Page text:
Zulfikar Ali Bhutto tried to discipline the bureaucracy by using a mix of punishment and reforms. While 1300 officers were sacked, extensive reforms were introduced to downgrade the power of the CSP class. The government also took away constitutional guarantees of job security which is something that generations of civil servants have complained about as the key pressure that mars their efficiency. This is more of an excuse as the bureaucracy succumbed to power and pressure even before the 1970s. However, Bhutto’s reforms or treatment of the civil service resulted in a more hostile relationship.
The PPP’s veteran leader, Dr Mubashar Hassan, often spoke about the civil bureaucracy being the real power behind bureaucratic state power and the weakness of political forces. In fact, a post-1977 popular myth (besides that America had a hand in Bhutto’s hanging) was that the civil bureaucracy was instrumental in Bhutto’s ouster. The overall lack of political stability has sustained the power of the bureaucracy that in the eyes of the common person remains the reprehensible naukershahi.
When politicians overtly express their power in a crude or sophisticated way people applaud because Bhutto’s definition of the civil service as a group of ‘Brahmins’ that is “unrivalled in its snobbery and arrogance, insulated from life of the people and incapable of identifying itself with them,” resonates with them. Dr Saeed Shafqat, who is one of the few people to have observed the civil bureaucracy for years and written about it, would probably argue that it may not be fair to call civil servants ‘mandarins’ as their class basis has changed over years. However, the institutional behaviour does remain ‘brahmanical’. The origin of the current bureaucracy being middle class does not inculcate institutional egalitarianism but must be seen as individual members viewing the civil service as a means of social mobility and turning into, what Shafqat describes as, an elite of achievement.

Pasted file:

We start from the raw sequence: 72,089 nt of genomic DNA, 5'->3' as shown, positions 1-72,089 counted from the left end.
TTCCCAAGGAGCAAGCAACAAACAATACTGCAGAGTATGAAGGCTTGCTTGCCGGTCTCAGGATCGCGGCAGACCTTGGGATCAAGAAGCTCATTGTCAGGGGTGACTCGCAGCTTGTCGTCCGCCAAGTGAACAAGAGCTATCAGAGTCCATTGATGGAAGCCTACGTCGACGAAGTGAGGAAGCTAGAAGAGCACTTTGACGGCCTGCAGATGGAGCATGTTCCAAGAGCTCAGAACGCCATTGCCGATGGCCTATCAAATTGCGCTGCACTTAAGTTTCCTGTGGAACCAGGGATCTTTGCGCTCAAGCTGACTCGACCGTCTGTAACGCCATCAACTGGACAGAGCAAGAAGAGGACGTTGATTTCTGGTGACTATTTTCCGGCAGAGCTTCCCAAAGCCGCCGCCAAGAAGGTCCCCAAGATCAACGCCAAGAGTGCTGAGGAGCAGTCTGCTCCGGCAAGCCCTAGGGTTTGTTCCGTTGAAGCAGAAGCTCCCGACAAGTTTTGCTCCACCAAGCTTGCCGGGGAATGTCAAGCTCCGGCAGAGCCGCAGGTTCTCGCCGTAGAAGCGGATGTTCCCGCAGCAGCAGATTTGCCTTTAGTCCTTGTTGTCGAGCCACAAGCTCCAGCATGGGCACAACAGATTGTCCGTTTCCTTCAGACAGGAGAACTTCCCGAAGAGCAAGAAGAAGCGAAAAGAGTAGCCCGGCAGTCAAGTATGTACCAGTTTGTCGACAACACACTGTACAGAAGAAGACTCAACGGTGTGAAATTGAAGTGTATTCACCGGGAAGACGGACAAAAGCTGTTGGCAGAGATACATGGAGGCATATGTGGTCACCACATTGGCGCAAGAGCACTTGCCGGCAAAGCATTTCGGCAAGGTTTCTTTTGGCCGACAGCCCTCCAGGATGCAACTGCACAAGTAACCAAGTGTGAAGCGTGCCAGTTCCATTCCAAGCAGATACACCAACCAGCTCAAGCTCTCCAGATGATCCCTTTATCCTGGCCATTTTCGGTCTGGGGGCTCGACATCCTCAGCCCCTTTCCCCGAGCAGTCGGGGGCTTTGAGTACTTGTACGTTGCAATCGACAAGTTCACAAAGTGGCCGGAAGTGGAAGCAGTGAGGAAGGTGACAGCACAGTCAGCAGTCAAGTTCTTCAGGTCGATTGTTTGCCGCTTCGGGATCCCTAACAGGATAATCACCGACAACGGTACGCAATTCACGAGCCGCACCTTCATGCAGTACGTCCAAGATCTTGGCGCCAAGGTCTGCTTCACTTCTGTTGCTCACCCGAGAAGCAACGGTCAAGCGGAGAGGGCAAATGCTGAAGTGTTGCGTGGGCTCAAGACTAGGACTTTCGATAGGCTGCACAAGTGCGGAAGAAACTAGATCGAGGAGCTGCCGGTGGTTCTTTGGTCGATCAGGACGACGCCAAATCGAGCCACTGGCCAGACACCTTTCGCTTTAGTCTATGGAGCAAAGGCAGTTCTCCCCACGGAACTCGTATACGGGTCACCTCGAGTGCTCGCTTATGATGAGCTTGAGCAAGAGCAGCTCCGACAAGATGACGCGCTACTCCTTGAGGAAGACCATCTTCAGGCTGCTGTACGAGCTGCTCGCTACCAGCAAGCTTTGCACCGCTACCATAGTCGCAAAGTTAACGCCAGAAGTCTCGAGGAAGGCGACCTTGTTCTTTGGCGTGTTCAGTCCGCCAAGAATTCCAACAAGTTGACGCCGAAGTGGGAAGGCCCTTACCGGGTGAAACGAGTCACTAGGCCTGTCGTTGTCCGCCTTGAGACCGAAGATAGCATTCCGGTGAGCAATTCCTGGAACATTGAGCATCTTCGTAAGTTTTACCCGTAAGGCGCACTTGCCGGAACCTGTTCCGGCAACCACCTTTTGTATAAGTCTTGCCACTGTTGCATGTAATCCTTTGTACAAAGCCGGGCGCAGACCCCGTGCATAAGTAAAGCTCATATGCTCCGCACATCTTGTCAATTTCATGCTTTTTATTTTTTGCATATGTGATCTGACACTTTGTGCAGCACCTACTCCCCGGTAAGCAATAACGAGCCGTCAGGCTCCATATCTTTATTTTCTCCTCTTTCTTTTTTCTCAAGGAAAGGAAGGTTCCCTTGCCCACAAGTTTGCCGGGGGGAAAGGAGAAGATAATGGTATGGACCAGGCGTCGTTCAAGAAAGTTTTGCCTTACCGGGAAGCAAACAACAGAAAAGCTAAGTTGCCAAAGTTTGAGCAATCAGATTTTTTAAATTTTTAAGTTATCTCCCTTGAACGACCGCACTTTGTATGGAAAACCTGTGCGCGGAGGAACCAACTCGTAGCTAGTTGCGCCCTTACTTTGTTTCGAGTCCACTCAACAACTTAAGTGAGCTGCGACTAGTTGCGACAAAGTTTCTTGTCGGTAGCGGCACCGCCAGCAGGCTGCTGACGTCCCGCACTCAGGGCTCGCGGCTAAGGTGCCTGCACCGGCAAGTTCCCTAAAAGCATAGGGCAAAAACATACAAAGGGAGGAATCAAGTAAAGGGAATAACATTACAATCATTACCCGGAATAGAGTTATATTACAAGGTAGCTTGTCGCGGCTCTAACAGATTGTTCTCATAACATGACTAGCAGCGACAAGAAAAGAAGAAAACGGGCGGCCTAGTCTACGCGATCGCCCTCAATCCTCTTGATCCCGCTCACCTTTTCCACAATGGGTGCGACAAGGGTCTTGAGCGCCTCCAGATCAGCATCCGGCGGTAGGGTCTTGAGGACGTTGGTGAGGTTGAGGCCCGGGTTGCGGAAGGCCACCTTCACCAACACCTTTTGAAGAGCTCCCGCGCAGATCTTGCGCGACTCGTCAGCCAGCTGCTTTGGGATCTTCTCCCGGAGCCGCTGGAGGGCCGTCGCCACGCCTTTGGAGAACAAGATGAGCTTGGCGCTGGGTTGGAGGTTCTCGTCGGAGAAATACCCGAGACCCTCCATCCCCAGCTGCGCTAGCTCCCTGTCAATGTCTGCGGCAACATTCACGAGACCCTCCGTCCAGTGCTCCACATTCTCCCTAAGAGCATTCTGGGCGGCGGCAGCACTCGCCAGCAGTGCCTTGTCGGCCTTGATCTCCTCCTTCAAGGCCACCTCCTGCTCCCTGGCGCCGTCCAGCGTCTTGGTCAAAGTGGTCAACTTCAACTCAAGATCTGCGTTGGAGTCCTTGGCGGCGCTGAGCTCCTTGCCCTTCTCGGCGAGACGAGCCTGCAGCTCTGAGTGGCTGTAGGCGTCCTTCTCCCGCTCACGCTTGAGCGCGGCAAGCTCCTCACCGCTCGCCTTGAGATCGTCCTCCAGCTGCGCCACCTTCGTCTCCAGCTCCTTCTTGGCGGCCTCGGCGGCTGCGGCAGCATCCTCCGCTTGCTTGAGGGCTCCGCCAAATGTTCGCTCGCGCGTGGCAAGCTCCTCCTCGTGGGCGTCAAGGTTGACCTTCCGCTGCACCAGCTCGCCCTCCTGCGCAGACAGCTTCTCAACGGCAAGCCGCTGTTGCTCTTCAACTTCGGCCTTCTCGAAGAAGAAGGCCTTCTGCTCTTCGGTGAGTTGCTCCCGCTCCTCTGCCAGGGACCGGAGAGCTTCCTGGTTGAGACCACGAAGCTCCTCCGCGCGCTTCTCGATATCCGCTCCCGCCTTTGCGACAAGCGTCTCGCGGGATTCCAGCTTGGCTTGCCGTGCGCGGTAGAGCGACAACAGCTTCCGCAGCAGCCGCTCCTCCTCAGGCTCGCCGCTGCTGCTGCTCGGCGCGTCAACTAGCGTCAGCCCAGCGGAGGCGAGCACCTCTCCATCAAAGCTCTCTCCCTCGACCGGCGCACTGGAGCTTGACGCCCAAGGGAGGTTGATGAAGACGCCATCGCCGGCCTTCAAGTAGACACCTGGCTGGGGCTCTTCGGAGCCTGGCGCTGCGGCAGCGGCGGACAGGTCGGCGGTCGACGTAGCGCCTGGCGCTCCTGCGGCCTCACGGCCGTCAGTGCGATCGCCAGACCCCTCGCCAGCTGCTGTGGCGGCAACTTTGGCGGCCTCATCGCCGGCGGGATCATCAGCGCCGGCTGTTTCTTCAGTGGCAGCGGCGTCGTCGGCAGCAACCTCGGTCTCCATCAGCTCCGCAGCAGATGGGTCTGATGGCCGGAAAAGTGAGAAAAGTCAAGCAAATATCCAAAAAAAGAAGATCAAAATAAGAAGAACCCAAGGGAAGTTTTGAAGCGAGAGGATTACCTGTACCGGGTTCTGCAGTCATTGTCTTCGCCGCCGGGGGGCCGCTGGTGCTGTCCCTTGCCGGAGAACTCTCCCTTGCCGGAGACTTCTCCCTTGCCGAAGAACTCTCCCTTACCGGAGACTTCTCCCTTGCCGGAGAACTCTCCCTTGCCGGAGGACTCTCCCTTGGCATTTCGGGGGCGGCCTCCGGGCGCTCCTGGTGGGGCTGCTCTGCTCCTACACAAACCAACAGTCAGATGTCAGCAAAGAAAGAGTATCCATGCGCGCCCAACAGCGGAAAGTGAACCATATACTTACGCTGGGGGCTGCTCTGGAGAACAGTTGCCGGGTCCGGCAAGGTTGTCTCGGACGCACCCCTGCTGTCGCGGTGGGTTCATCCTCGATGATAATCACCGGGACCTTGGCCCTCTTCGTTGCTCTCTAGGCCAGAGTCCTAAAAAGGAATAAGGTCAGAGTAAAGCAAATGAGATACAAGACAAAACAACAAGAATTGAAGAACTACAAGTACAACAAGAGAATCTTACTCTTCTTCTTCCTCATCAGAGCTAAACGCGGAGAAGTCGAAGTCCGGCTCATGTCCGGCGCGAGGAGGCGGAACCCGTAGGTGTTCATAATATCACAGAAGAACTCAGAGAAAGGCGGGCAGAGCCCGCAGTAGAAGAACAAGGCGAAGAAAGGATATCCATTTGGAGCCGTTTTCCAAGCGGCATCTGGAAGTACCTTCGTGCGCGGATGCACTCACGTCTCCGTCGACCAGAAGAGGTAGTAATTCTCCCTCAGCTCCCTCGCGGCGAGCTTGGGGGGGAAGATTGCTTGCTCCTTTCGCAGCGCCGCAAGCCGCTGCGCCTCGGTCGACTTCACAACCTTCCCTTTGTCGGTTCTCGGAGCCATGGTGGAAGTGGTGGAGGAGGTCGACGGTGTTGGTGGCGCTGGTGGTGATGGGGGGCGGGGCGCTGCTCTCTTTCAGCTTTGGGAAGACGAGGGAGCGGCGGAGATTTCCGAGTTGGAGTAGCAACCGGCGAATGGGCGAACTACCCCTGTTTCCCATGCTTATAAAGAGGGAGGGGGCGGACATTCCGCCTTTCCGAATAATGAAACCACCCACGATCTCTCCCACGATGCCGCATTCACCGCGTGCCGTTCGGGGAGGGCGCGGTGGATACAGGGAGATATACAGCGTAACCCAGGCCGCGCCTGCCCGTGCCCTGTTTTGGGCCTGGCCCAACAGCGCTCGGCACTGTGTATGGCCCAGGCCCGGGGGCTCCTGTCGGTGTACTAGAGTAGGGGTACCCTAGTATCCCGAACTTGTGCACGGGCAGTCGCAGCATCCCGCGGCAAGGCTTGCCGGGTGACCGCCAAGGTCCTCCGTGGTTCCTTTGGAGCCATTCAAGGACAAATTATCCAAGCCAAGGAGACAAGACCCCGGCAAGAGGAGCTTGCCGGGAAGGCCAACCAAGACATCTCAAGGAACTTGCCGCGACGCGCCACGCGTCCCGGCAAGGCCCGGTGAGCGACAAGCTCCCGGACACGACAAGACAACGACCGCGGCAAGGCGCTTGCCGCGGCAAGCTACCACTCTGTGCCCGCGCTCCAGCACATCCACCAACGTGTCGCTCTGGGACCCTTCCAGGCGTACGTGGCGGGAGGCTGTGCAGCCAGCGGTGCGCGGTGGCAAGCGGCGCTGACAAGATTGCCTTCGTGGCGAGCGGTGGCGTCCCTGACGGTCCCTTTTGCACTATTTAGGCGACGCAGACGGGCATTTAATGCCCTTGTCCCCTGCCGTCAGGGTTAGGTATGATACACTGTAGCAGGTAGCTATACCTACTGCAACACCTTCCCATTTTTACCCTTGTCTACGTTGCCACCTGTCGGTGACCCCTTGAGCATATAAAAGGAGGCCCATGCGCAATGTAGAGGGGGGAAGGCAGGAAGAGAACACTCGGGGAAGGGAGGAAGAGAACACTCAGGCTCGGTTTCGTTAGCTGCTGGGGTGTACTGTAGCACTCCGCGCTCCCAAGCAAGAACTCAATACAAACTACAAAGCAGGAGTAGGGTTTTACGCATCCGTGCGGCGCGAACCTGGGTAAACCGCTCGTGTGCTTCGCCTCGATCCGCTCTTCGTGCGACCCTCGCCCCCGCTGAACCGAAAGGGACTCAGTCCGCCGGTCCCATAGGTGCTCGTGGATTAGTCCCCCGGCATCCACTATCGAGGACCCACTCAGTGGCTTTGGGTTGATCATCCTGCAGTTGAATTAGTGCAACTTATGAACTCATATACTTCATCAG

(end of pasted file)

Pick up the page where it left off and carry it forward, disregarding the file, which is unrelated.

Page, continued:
Thus, there may be excellent individuals in the bureaucracy but the institution on the whole, as Andrew Wilder argued in his paper on civil service reforms in Pakistan, retains the character of the legitimizing power of a bureaucratic state rather than a tool for serving people. The bureaucracy and the bureaucrat generally do not like accountability or to be questioned about performance.
Over the years, governments have failed to turn the bureaucracy from an instrument of power to a means of helping the average Joe on the street. The bureaucracy is too conscious of the communication gaps, inability and weak intent of those running the government to make institutional improvements. Despite the unhappiness of foreign service officers on being told off publicly, the fact is that Pakistan’s diplomatic missions generally are under-performers in serving the diaspora. However, Imran Khan’s act of public censure is not necessarily driven by an intent to reform but earn quick brownie points, especially if he has to contest elections in the future.
An even bigger reality is that Khan’s formula of Dr Ishrat Hussain-led civil service reforms has not worked, leaving the country with an ambitious and frustrated prime minister, and equally despondent masses.
The writer is a former civil servant, and research associate at the School of Oriental and African Studies (SOAS), London.